I was just curious as to what kind of methods other teams have for project management within their program. I am looking for something that is relatively easy to understand/pick up and something that can map out projects in an easy to read graphical view. It would also be useful to know how a team uses said software/strategy so that I can try to understand how to properly utilize it.
My team recently adapted the spreadsheet mentioned in this video for assembly/part tracking (you can download a blank copy in the video description). Basically, every single part is added to the spreadsheet as well as relevant details such as quantity, and build type. The spreadsheet takes that info and calculates who the current owner of the part is. For example, if a part is under design, then CAD owns it, however as soon as the design is finished and a drawing is created, mechanical now owns it. Additionally there’s a whole set of analytics so you can get different breakdowns to see the overall status of the project, and specific assemblies in terms of finished parts vs unfinished parts. There’s a ton of baked in features to take a look at.
I have had to do a decent amount of leg work to adapt it for my team’s specific needs and capabilities, but it’s been an awesome tool. I have added features like an automatic timestamp when a row is edited (highlighted if changed in the past 4 hours), various conditional formating, a column to assign parts to a team member, and more. I’m currently in the process of adding priority and due date trackers. The sky’s the limit honestly with tools like Google sheets/Excel, you just have to make sure it’s still easy to read/understand and that team members stay vigilant in using and updating it (this applies to any project management tools tbh).
As a side note, I heavily recommend Martin’s channel and his marble machine x series. It’s been a fantastic journey!
Pandamaniacs haven’t historically had a project management system, so for 2019 I started small. One Google document, shared to the team GroupMe with “anyone with the link can edit” permissions. Maybe a little dangerous, and obviously basic as can be, but it worked.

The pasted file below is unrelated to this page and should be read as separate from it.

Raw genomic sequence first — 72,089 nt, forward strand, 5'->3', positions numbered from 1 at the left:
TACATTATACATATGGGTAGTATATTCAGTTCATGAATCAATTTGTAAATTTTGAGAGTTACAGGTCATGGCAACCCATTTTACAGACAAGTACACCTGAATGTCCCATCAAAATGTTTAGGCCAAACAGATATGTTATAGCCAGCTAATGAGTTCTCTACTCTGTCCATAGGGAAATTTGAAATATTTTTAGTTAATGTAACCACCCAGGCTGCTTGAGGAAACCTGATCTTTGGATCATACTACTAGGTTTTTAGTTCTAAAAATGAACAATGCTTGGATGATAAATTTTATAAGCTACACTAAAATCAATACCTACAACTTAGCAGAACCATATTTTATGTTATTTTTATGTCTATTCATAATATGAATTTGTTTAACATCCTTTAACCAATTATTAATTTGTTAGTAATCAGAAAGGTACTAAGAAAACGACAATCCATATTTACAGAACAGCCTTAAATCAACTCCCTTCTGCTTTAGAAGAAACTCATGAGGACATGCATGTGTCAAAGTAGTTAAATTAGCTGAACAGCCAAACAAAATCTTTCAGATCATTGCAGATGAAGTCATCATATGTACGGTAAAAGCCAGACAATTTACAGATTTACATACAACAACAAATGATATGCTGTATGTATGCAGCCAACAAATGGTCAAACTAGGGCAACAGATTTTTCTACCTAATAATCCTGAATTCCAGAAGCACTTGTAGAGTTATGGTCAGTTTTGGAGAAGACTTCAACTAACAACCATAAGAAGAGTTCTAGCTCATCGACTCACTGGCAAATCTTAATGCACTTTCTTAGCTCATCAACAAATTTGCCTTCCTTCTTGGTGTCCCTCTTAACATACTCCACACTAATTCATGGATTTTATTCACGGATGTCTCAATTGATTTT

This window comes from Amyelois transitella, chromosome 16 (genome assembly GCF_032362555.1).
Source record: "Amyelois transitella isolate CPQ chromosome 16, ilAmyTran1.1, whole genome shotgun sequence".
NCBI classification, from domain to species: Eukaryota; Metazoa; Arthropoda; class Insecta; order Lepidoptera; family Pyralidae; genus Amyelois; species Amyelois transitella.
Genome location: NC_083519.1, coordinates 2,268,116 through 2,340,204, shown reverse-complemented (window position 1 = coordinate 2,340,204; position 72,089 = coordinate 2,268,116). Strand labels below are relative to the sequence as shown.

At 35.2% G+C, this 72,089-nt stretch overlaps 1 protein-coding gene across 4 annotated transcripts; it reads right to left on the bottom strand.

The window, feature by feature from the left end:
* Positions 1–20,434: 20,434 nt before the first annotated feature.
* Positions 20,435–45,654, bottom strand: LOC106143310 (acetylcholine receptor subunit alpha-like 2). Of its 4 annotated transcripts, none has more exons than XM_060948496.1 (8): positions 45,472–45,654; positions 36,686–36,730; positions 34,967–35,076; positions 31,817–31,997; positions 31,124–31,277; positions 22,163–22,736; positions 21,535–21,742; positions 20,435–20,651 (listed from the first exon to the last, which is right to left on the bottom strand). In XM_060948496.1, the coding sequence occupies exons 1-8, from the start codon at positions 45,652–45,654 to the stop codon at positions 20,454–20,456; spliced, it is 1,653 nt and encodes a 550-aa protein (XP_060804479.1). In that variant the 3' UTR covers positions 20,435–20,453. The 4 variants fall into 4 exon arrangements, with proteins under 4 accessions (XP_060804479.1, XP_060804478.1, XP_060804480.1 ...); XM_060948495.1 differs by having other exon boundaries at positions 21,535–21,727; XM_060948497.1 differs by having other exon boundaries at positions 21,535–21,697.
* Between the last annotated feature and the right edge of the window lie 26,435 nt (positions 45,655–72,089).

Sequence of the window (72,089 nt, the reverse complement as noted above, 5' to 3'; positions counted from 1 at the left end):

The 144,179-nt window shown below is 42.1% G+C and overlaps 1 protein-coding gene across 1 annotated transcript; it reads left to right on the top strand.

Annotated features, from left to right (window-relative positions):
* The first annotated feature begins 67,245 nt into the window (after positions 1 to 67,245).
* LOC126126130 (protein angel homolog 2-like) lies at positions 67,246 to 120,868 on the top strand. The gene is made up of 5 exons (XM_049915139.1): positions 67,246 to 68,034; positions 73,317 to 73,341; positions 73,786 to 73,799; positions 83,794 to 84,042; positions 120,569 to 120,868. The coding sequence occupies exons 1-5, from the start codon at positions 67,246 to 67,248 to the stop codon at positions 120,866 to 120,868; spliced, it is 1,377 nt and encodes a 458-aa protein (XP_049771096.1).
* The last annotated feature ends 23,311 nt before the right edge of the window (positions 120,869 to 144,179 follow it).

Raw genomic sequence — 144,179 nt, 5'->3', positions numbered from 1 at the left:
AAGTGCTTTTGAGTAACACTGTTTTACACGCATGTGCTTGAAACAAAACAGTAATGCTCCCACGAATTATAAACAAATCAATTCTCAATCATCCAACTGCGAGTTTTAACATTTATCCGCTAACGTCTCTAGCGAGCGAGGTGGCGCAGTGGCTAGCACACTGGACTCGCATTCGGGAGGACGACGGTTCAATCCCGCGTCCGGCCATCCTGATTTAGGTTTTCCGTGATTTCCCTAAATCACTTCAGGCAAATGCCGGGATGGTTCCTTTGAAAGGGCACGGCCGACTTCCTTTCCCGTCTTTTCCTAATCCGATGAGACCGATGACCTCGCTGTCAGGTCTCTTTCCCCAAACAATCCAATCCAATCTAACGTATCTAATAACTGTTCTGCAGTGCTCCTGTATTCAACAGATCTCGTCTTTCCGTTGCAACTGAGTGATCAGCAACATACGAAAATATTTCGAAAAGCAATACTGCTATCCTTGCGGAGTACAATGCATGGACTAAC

We examined Basecamp for this year, but it got held up with school district approvals. Fingers crossed.
This is an area of focus for one of our student captains, and I’ve been mentoring him a bit as a former project manager. As far as an overall Gantt chart tool that is relatively simple, we’re experimenting with tomsplanner.com. For day-to-day sub-team work though, I feel a simple sticky note kanban board approach probably will work better. For those unfamiliar, here’s an web page I found that shows the simplest form (tasks on stickies in “not started”, “in progress”, and “done” columns), and then a more robust example a little further down. https://leankit.com/blog/2017/10/8-kanban-board-examples-for-engineering-manufacturing-organizations/
Even if neither of those approaches are used (or if both are), I think it’s important to get the team to align on what the milestones are (e.g. test chassis built), what “done” fully means for each milestone, and when each milestone needs to be done. A good exercise to try might be a “workback” plan… Start with a finished robot, practiced drive team, packed trailor, etc the night before the first competition. What set of tasks needed to be completed right before that to achieve that state? And what tasks before that state? And keep going backward all the way to kickoff. You’ll catch tasks and dependencies thinking backward that you may not when thinking only start-to-finish.
We’ve tried Trello with a board for each subteam, but not many team members looked at it regularly, which made it hard to use. We have been using Slack for the past few years (and loving it) and recently found Workstreams.ai, which is sort of like Trello with a Slack integration. We’re trying Workstreams this year and we’ll see how it goes.
We use Trello for all of our project management, but as stated above, getting buy-in is the hard part (we’ve found that putting our main design/fabrication board up on a large monitor where everyone can see it is helpful, both by drawing attention to Trello and by showing what tasks are up for grabs). We use one large board for all of our design and manufacturing work, where each part or assembly starts out in the CAD list, then gets moved to the manufacturing and/or assembly lists after it is done in CAD. We can also assign deadlines and owners to each item.